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Pigeon Pit Stopping at The Southgate House Revival

Olympia, WA-based folk punk group Pigeon Pit is touring in support of the first-ever vinyl pressing of their beloved 2017 cassette release Treehouse out May 19 via Ernest Jenning Record Co. and stopping at The Southgate House Revival on Thursday, May 4th!

Pigeon Pit's Lomes Oleander says, "I wrote treehouse in the wake of the ghost ship, adrift in a sea of unknowing, of raw feeling. I had just come out as trans, I was twenty one years old; I didn’t know what the loss of a friend really meant–someone I looked up to and called openly my sister. I write pieces of music that, looking back, always seem to be tied to places I’ve lived. This was my piece from my life in seattle. I was a young girl on a bike who couldn’t stop getting high to drown out the circling of the drain of loss, of the reality of my gender, of my relationship with society. I buried myself in the people who got me through. This is my journal from that time.”

Also on May 19, the band will release the third pressing of their acclaimed album of Feather River Canyon Blues. On the album, Pigeon Pit’s Lomes Oleander crafts a world of country duets and inhalants, ghosted plans, lysergic fantasies of chosen families, and eyes lit up in porchlight.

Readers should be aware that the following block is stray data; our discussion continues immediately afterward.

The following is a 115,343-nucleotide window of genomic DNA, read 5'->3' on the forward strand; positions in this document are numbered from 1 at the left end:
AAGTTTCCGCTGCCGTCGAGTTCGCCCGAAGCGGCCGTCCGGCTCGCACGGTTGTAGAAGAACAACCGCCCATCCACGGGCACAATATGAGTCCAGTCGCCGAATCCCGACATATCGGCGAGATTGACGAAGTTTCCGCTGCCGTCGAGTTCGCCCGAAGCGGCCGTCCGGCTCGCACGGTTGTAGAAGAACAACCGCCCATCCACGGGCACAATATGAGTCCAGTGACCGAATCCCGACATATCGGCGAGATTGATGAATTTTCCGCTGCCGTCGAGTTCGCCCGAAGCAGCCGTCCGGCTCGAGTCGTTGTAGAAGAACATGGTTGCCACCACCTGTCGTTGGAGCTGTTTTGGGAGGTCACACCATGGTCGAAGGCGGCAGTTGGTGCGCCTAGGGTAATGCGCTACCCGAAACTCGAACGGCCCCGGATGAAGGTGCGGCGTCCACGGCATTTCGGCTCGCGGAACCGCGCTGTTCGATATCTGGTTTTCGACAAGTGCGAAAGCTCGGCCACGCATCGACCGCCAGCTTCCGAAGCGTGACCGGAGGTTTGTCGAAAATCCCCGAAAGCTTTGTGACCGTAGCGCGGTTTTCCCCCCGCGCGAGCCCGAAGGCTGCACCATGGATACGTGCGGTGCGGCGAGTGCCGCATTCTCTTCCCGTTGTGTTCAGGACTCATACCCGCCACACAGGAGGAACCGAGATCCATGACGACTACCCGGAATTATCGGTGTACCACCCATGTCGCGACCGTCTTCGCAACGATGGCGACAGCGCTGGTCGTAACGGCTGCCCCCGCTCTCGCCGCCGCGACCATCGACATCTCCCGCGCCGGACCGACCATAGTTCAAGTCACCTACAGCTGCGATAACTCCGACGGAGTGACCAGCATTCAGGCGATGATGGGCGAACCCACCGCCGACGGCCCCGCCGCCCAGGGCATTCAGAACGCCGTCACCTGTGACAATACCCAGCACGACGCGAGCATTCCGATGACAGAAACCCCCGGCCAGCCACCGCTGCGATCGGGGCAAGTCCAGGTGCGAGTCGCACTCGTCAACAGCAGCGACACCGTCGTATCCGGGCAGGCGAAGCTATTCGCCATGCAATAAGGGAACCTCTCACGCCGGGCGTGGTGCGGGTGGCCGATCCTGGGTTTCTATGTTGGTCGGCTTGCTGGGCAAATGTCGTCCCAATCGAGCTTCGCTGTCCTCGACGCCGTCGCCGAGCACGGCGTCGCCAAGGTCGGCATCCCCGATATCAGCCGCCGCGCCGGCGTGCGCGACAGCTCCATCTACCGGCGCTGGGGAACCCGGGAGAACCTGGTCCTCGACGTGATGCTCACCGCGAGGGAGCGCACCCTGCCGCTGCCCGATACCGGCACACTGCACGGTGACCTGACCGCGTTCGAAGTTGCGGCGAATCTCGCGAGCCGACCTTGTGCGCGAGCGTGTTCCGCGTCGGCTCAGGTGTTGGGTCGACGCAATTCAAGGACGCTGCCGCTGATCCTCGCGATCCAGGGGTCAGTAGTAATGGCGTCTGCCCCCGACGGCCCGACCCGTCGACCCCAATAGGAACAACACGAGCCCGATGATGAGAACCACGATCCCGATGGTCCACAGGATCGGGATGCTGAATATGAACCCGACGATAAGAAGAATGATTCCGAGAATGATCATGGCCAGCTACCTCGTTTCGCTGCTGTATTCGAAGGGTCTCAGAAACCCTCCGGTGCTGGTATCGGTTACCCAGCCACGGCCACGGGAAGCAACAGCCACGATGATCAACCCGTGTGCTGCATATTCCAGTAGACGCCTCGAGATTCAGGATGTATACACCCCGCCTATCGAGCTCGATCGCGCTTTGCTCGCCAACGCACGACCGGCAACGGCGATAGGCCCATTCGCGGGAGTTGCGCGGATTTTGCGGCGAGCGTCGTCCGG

Oleander’s folk-punk poetry glitters under gas station lights, weaving together themes of grief, codependency, political struggle, gender, self-love, and adventure. She tells stories that abandon traditional modes of time and linear narrative to reject a reality that is ever-increasingly defined by work, isolation, and detachment. Through the people she loves, she imagines a better place:

Oleander, born in Santa Cruz, California, combines vivid imagery and near-frantic lyrical density in a self-described “journaling of queer survival, trauma, and the labyrinth of experience.” Pigeon Pit’s raw, dream-like songs channel Lucinda Williams and the Mountain Goats, played on a well-worn mix tape in a dark alley that sparkles with shattered glass. Oleander’s performances range from solo acoustic to the six-piece country-influenced instrumentation.